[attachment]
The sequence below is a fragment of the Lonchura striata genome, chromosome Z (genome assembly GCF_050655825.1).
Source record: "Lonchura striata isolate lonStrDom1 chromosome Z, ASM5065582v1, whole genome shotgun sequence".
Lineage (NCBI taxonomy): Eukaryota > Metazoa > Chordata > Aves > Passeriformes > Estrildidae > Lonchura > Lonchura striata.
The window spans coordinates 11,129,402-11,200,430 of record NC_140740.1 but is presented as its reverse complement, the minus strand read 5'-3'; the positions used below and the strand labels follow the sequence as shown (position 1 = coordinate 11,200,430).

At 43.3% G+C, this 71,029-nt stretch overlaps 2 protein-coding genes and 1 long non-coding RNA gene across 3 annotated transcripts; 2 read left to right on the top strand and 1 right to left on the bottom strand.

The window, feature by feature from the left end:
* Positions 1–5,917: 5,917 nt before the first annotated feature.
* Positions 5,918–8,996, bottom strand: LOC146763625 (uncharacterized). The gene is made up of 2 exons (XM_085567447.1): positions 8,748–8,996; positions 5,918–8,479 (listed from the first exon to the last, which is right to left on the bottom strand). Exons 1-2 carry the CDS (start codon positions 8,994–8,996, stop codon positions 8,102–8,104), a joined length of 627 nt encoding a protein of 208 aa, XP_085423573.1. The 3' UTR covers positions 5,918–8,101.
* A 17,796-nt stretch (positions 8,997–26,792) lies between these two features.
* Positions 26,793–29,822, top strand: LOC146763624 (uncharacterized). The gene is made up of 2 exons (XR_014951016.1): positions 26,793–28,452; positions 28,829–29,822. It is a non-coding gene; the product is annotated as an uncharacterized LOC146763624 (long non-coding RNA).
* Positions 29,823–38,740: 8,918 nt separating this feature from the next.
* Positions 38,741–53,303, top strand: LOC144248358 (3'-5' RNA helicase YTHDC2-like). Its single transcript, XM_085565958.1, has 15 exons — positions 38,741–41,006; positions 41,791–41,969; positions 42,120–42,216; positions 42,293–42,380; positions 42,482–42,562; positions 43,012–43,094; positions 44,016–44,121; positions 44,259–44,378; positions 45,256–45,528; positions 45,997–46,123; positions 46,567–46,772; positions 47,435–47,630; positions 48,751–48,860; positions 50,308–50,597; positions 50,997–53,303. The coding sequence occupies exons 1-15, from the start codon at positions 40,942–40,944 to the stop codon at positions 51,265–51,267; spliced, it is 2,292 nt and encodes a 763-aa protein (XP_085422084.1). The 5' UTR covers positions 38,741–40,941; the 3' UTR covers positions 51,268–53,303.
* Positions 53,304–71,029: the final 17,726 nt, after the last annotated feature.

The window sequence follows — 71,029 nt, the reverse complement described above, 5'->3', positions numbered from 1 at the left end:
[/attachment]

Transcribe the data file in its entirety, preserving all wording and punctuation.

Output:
The sequence below is a fragment of the Lonchura striata genome, chromosome Z (genome assembly GCF_050655825.1).
Source record: "Lonchura striata isolate lonStrDom1 chromosome Z, ASM5065582v1, whole genome shotgun sequence".
Lineage (NCBI taxonomy): Eukaryota > Metazoa > Chordata > Aves > Passeriformes > Estrildidae > Lonchura > Lonchura striata.
The window spans coordinates 11,129,402-11,200,430 of record NC_140740.1 but is presented as its reverse complement, the minus strand read 5'-3'; the positions used below and the strand labels follow the sequence as shown (position 1 = coordinate 11,200,430).

At 43.3% G+C, this 71,029-nt stretch overlaps 2 protein-coding genes and 1 long non-coding RNA gene across 3 annotated transcripts; 2 read left to right on the top strand and 1 right to left on the bottom strand.

The window, feature by feature from the left end:
* Positions 1–5,917: 5,917 nt before the first annotated feature.
* Positions 5,918–8,996, bottom strand: LOC146763625 (uncharacterized). The gene is made up of 2 exons (XM_085567447.1): positions 8,748–8,996; positions 5,918–8,479 (listed from the first exon to the last, which is right to left on the bottom strand). Exons 1-2 carry the CDS (start codon positions 8,994–8,996, stop codon positions 8,102–8,104), a joined length of 627 nt encoding a protein of 208 aa, XP_085423573.1. The 3' UTR covers positions 5,918–8,101.
* A 17,796-nt stretch (positions 8,997–26,792) lies between these two features.
* Positions 26,793–29,822, top strand: LOC146763624 (uncharacterized). The gene is made up of 2 exons (XR_014951016.1): positions 26,793–28,452; positions 28,829–29,822. It is a non-coding gene; the product is annotated as an uncharacterized LOC146763624 (long non-coding RNA).
* Positions 29,823–38,740: 8,918 nt separating this feature from the next.
* Positions 38,741–53,303, top strand: LOC144248358 (3'-5' RNA helicase YTHDC2-like). Its single transcript, XM_085565958.1, has 15 exons — positions 38,741–41,006; positions 41,791–41,969; positions 42,120–42,216; positions 42,293–42,380; positions 42,482–42,562; positions 43,012–43,094; positions 44,016–44,121; positions 44,259–44,378; positions 45,256–45,528; positions 45,997–46,123; positions 46,567–46,772; positions 47,435–47,630; positions 48,751–48,860; positions 50,308–50,597; positions 50,997–53,303. The coding sequence occupies exons 1-15, from the start codon at positions 40,942–40,944 to the stop codon at positions 51,265–51,267; spliced, it is 2,292 nt and encodes a 763-aa protein (XP_085422084.1). The 5' UTR covers positions 38,741–40,941; the 3' UTR covers positions 51,268–53,303.
* Positions 53,304–71,029: the final 17,726 nt, after the last annotated feature.

The window sequence follows — 71,029 nt, the reverse complement described above, 5'->3', positions numbered from 1 at the left end: